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Set up IPython for Plone Development

IPython is a powerful interactive Python shell that can be used with Zope to aid in debugging issues in your Plone development activities. Syntax highlighting, tab completion and code introspection are just a few reasons to use it.

Think of the Zope-enabled IPython shell as bin/instance debug on steroids. When you start up the default Zope instance debugger, you are only given an app variable to access the current Zope instance. The IPython Zope profile enhances this with some useful defaults. It sets the variable portal to the first Plone site that it finds, sets up a dummy request on it and then does a setSite to make the component architecture work properly. There is also a utils object that is set up to allow you to sync the database, commit your changes, switch users and a host of other things. This gives you a series of effective tools to improve your Plone development practices.

A while back, Kees Hink wrote up a blog post about using IPython with the powerful content management system Plone 4. Since then, a newer version of IPython has come out and is no longer compatible with Python 2.4. This post will help you get it working with Python 2.4 and IPython 0.10 (for Plone sites on version 3.x or earlier), then Python 2.6 and IPython 0.11 or 0.12 (for Plone sites running Plone 4+).

Add Zope enabled IPython to buildout

We will assume that your Zope instance is created with a part named [instance] and, in the case of Plone 3, Zope is installed with a part called [zope2]. Here is what the Zope enabled IPython part looks like (uncomment the Plone 3 lines if needed).

parts =
# NOTE: You will have a zope2 part if using Plone 3
#    zope2
versions = version

# NOTE: Use IPython 0.10 for Plone 3
#ipython = 0.10.2
ipython = 0.12

recipe = zc.recipe.egg
eggs = ipython ${instance:eggs}
initialization =
    import sys, os
    # NOTE: Include this line for Plone 3
    #os.environ["SOFTWARE_HOME"] = "${instance:zope2-location}/lib/python"
    os.environ["INSTANCE_HOME"] = "${instance:location}"
    sys.argv[1:1] = "--profile zope2".split()
# NOTE: Include this line for Plone 3
#extra-paths = ${instance:zope2-location}/lib/python
scripts = ipython=ipzope

Notice that the --profile option is new, they removed the -p option in the latest IPython. The --profile still works with IPython 0.10, so we can keep that option for both versions of our part. We are also calling the profile zope2 instead of the normal zope. This is because IPython 0.10 was bundled with the zope profile, so we won't be able to use our new and improved profile unless we rename it.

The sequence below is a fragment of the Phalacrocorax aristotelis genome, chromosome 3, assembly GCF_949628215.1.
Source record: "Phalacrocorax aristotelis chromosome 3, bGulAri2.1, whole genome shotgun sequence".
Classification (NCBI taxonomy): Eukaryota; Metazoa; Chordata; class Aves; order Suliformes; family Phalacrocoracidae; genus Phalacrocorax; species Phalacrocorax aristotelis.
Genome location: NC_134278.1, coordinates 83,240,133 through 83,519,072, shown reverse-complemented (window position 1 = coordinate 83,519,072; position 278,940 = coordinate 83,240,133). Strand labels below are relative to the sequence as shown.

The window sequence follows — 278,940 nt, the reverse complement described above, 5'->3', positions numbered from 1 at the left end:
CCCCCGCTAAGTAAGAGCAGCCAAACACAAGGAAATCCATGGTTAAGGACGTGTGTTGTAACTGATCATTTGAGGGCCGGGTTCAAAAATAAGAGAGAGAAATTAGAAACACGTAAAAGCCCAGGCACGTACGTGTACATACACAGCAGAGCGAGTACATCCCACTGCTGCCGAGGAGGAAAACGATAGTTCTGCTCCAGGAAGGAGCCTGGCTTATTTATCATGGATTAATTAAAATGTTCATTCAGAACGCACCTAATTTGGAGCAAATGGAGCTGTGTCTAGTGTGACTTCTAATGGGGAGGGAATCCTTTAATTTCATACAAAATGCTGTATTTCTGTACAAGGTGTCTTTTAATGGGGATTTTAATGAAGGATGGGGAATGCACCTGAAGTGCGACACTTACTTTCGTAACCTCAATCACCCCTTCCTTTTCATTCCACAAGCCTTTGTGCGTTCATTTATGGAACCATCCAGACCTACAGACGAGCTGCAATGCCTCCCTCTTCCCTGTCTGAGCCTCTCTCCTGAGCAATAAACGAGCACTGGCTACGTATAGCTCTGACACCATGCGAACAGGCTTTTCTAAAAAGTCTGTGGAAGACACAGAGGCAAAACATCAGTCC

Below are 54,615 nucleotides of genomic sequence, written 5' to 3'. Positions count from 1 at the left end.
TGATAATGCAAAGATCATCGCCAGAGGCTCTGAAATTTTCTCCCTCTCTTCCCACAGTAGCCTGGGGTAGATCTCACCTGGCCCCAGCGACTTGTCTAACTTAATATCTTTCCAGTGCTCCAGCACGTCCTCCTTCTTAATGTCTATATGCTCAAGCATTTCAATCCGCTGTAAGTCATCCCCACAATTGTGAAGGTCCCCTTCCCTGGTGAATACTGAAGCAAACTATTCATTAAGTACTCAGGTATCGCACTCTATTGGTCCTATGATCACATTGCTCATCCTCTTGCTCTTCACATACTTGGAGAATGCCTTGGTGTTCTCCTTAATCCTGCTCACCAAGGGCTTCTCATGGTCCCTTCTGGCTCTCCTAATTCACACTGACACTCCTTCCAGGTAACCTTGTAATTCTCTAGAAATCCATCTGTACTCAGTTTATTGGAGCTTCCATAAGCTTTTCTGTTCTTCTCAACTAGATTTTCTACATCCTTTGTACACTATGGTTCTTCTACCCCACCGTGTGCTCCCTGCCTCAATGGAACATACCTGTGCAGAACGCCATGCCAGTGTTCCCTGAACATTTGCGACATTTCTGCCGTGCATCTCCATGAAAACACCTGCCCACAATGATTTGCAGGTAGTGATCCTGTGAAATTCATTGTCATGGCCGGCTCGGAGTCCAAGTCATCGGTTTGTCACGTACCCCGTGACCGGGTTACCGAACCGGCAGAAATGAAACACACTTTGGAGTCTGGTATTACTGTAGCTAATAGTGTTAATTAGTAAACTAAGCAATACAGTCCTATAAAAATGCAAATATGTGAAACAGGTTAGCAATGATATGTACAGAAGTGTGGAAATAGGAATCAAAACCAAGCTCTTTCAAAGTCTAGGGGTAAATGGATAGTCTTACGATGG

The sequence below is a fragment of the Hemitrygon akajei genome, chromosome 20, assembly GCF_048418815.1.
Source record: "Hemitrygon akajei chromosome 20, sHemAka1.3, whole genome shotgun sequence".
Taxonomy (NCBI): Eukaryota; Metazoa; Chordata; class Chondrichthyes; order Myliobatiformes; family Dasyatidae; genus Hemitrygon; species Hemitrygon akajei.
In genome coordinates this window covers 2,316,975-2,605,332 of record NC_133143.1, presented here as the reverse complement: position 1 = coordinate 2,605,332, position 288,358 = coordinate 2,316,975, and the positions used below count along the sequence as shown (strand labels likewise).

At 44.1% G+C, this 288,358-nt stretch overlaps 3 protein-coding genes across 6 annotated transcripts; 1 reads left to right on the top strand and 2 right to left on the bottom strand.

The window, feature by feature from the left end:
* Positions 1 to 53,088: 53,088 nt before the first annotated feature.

Set up the zope2 IPython profile

Now that we have this added to our buildout, we need to get IPython set up with the profile. This is where things get difficult. The profile format has changed from 0.10 to 0.12, this means we should make a copy before we do anything else. This directory will only be present if you have already used IPython in the past.

$ cd
$ cp -r .ipython .ipython_0.10

If you don't have an IPython directory, running ipython or bin/ipzope will create one for you. The 0.10 version will tell you that it is creating it, the 0.12 version just silently does it. Let's go ahead and create the config skeleton.

$ cd path/to/buildout
$ bin/ipzope

Now let's add in the Zope profile. I have merged the Plone 4 branch that Kees created and fixed up a few other things, so we can now use the trunk. Let's check that out for use later.

$ cd
$ svn co http://svn.plone.org/svn/collective/dotipython/trunk/ .dotipython

Now let's symlink into the proper places. The 0.10 profile expects this to be a file named ipy_profile_<name>.py, where <name> is the profile name.

$ cd ~/.ipython
$ ln -s ~/.dotipython/ipy_profile_zope.py ipy_profile_zope2.py

Notice that we have renamed it to zope2 here to avoid the clash with the profile included with IPython.

Now let's add a 0.12 friendly version. The latest version expects a profile to be a directory in the format profile_<name>. The actual Python file will live in a startup sub-folder of the profile.

$ cd ~/.ipython
$ mkdir -p profile_zope2/startup
$ cd profile_zope2/startup
$ ln -s ~/.dotipython/ipy_profile_zope.py .

In this case, it doesn't matter what the name of the Python file is inside the startup directory. IPython will just read each file in alphabetically.

Now we can start up ipzope and we will have all of the Zope features that we are accustomed to.

$ cd path/to/buildout
$ bin/ipzope

Just remember that you will have to change the [ipzope] part slightly and require ipython = 0.10 for use on Plone 3.

Working with 0.10 and 0.11+

The last nagging issue that you will run into is that when you run a IPython 0.12 shell, it will automatically upgrade your ~/.ipython directory. If you want the prompt to work correctly with 0.10, you will have to have a copy of your ipythonrc and ipy_user_conf.py files handy to put back in place. We can use the copy we made earlier.

$ cp ~/.ipython_10/ipythonrc ~/.ipython/.
$ cp ~/.ipython_10/ipy_user_conf.py ~/.ipython/.

Now you can use the 0.10 version properly again. If you don't have a copy of a 0.10 ~/.ipython, you can run the 0.10 version of ipython to generate a new ~/.ipython directory (you will have to move the current one out of the way first).


If you are doing Plone development without the use of a good interactive debugger, you are missing out because you can't run code interactively and figure out an issue efficiently. Try setting up IPython or try out bpython for an alternate option. This will take your Plone development to the next level by getting you closer to the code and making you more productive.

UPDATE: To use the 0.10 version after having used 0.12, you need the ipy_user_conf.py also. Instructions above updated.

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